Wealthy people appear to spend less time looking at other human beings, compared with how much time people in lower social classes look at others, according to a new study that used Google Glass headsets to track people's gazes.
The findings suggest that your social class influences how much other people grab your attention, the researchers said.
More research is needed to know why the wealthy may look less often at other people, the researchers noted. But one possible explanation may be that, for people in higher social classes, other human beings hold less "motivational relevance" — a psychology term that means how worthy of one's attention something or someone is, based on how much reward or threat might be linked with that object or person, the researchers said. [7 Things That Will Make You Happy]
Because the time people spend looking at something may be related to how much motivational relevance the object or person holds, the "findings make a compelling case that social classes differ in their judgments of other people's significance," the researchers wrote in their paper, published Oct. 3 in the journal Psychological Science.
In the study, the researchers asked 61 people to wear a Google Glass headset while walking around in New York City. Google Glass has a video camera near the right eye, and the device records video from the users' perspective. Participants were told to focus on whatever captured their attention.
In addition, the researchers asked the participants several questions, to gauge their social class — for example, whether they viewed themselves as belonging to the poor, the working class, the middle class, the upper-middle class or the upper class.
The researchers found that a person's social class wasn't related to the number of times he or she looked at other people, but it was related to how much total time the person spent looking at people. People who viewed themselves as belonging to a higher social class spent less time looking at others, compared with those who viewed themselves as belonging to a lower social class.
Although Google Glass can show which way a person's head is turned, it doesn't show exactly where the person's eyes may be looking. So the researchers conducted a follow-up study in a laboratory using eye-tracking technology. The study recorded the eye movements of 76 participants as they looked at images of New York City street scenes.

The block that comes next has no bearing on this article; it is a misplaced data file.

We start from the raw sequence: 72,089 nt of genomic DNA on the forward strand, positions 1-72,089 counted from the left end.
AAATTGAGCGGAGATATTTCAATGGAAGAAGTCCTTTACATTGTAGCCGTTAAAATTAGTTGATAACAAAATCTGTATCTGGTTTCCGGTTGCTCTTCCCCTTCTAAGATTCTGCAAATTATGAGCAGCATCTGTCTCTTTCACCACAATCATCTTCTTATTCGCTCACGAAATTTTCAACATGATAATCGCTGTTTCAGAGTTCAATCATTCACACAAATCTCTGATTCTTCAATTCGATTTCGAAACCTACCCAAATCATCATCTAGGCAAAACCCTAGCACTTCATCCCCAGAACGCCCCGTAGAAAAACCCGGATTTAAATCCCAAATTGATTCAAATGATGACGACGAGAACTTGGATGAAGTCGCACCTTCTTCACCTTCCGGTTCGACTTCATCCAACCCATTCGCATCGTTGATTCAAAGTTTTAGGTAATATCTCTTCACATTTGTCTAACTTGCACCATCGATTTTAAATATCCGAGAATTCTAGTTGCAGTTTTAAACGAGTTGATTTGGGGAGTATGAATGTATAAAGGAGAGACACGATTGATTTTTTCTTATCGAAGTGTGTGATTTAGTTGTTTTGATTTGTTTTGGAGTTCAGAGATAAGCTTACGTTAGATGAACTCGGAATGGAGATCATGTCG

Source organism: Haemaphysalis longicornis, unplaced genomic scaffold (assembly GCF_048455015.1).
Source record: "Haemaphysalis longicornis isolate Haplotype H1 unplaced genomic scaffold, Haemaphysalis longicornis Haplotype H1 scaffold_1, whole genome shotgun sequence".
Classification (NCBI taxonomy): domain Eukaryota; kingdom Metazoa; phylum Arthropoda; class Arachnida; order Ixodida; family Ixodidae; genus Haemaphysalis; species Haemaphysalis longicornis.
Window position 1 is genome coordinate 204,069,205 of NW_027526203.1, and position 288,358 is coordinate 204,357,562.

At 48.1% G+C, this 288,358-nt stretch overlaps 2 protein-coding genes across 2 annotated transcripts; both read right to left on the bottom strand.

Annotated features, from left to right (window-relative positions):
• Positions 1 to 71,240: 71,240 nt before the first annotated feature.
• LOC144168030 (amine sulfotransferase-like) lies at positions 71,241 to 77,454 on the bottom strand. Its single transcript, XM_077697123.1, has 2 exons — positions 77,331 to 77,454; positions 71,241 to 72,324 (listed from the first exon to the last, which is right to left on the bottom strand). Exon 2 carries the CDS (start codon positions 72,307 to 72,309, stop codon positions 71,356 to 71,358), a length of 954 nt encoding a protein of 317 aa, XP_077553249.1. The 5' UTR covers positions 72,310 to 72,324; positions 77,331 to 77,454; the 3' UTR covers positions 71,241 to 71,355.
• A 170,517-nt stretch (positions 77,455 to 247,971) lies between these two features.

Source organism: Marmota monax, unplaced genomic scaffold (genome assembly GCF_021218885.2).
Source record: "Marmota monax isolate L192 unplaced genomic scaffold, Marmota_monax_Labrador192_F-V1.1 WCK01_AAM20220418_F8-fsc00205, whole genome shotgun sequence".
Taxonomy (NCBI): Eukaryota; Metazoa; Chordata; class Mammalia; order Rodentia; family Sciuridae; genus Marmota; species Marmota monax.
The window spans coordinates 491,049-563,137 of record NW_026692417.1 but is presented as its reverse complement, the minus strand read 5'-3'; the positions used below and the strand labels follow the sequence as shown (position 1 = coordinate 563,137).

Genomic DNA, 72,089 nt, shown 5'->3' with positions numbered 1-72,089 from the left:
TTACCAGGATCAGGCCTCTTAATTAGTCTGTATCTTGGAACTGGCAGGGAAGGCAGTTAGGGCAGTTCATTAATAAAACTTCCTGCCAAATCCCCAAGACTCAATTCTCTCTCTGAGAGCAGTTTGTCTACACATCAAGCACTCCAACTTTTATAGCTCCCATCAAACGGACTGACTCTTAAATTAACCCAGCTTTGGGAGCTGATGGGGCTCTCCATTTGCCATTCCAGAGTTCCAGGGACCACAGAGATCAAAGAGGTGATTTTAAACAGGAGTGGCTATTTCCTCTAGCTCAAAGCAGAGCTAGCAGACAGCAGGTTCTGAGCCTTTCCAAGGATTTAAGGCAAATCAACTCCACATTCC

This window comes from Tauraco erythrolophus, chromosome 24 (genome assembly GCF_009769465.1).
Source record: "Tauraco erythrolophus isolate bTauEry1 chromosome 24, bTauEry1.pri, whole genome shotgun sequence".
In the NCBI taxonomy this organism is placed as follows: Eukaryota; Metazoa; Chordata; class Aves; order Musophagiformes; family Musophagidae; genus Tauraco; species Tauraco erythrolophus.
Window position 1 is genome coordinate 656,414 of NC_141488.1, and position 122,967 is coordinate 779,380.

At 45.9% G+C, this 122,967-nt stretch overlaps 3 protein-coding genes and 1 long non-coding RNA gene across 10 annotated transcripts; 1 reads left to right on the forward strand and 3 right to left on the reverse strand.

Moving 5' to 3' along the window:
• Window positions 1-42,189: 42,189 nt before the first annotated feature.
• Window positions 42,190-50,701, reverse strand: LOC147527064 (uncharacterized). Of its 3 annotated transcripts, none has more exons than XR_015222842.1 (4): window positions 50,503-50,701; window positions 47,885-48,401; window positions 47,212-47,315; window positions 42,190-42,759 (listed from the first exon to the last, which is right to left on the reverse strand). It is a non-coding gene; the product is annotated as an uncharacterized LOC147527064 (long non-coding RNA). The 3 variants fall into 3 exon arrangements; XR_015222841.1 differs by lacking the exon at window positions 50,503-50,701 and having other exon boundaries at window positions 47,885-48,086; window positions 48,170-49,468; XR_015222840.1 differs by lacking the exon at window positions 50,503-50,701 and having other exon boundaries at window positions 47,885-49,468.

Again, the researchers found that people in higher social classes spent less time looking at people in the images, compared with people in lower social classes.
Finally, the researchers wanted to determine whether the people were conscious of this behavior. So they had nearly 400 people look at images on a computer screen, with each image containing a single face along with five objects. The participants were asked to determine whether two consecutive images were identical, or whether there was a difference between them.
The results showed that people in higher social classes took longer to notice when a face changed, compared with people in lower social classes. This finding suggests that this effect is spontaneous, and that the people were not aware that they were choosing this behavior, the researchers said.
"This finding suggests that social class, like other forms of culture … can shape human cognitive functioning at a deep level," they said.
The reasons for the link are not clear, but one possibility is that people from privileged backgrounds are less dependent on others socially, so they are less likely to view other people as motivationally relevant, compared with people from less-privileged backgrounds, the researchers said.
"The more we know about the effect of social class differences, the better we can address widespread societal issues — this research is just one piece of the puzzle," study co-author Pia Dietze, a psychological scientist at New York University, said in a statement. The researchers plan to conduct more studies in other countries and using virtual-reality technology to better understand the link between social class and visual attention, they said.
Original article on Live Science.
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Rachael is a Live Science contributor, and was a former channel editor and senior writer for Live Science between 2010 and 2022. She has a master's degree in journalism from New York University's Science, Health and Environmental Reporting Program. She also holds a B.S. in molecular biology and an M.S. in biology from the University of California, San Diego. Her work has appeared in Scienceline, The Washington Post and Scientific American.